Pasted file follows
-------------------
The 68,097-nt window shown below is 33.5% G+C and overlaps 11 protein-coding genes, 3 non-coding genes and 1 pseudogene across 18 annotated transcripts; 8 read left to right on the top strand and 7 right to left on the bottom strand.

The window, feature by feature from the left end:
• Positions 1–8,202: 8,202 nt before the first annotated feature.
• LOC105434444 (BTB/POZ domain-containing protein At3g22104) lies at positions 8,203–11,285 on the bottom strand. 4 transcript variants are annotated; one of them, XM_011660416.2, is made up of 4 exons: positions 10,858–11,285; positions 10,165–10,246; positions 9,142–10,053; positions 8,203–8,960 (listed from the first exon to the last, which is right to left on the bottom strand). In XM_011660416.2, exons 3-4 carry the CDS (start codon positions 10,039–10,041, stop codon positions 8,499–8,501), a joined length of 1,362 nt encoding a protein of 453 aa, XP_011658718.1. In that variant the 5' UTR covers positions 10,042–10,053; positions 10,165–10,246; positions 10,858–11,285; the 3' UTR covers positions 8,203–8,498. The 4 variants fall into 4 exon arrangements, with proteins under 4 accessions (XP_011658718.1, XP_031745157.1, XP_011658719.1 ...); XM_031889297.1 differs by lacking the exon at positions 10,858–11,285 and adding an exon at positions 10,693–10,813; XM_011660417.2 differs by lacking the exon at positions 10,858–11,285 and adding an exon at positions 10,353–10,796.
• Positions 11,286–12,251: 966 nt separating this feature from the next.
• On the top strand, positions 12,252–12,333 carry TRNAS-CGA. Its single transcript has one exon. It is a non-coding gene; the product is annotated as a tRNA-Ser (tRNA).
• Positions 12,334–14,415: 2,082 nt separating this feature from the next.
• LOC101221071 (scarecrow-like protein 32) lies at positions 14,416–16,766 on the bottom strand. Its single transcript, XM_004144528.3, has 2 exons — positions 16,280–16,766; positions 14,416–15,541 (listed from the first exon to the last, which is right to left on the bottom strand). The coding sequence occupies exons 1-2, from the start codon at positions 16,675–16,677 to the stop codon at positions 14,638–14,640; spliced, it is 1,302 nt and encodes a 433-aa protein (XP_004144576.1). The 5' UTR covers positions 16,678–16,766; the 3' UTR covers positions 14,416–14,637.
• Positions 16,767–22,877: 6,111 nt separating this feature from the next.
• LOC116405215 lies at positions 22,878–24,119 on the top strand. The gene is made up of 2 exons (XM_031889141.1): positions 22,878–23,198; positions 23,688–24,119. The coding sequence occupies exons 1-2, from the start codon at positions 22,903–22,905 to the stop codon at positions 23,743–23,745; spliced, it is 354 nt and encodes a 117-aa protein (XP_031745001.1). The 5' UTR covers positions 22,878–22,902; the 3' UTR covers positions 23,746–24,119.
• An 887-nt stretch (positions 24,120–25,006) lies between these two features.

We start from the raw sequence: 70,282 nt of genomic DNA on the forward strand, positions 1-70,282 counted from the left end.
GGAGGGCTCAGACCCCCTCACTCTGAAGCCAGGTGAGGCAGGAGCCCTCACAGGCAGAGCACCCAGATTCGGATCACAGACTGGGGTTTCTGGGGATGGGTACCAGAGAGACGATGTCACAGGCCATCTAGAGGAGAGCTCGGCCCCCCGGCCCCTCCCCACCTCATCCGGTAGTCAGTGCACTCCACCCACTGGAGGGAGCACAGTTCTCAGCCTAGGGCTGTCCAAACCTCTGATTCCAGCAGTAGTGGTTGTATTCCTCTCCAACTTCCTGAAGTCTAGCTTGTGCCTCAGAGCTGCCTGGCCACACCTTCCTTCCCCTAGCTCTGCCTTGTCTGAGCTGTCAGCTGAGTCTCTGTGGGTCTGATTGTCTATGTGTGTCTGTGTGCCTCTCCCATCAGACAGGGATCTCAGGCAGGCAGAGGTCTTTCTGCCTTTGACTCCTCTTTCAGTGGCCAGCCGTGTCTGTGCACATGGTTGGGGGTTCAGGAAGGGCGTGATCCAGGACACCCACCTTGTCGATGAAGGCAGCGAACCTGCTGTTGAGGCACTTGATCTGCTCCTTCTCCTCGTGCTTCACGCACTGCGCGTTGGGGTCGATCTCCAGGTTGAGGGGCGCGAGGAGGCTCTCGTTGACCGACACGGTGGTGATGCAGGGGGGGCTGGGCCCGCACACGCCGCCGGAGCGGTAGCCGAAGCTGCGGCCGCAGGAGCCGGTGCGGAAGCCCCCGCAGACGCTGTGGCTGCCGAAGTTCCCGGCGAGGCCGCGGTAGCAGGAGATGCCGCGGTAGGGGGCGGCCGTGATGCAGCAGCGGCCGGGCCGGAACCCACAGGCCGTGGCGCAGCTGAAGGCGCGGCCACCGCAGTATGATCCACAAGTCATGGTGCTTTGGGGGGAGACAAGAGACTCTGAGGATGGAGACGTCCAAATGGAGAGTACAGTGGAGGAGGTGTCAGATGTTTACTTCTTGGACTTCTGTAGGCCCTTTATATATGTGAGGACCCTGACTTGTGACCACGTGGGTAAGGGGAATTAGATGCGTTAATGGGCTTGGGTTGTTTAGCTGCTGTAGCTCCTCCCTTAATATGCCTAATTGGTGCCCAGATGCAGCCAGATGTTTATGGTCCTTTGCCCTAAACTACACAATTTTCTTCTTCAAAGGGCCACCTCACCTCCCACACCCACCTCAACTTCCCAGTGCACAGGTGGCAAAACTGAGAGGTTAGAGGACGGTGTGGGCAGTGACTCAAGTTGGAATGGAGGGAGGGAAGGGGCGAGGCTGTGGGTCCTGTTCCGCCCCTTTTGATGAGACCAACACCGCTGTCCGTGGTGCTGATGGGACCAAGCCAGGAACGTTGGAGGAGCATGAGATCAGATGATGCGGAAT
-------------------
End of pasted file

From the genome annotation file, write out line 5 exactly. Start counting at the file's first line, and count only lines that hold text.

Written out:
• Positions 11,286–12,251: 966 nt separating this feature from the next.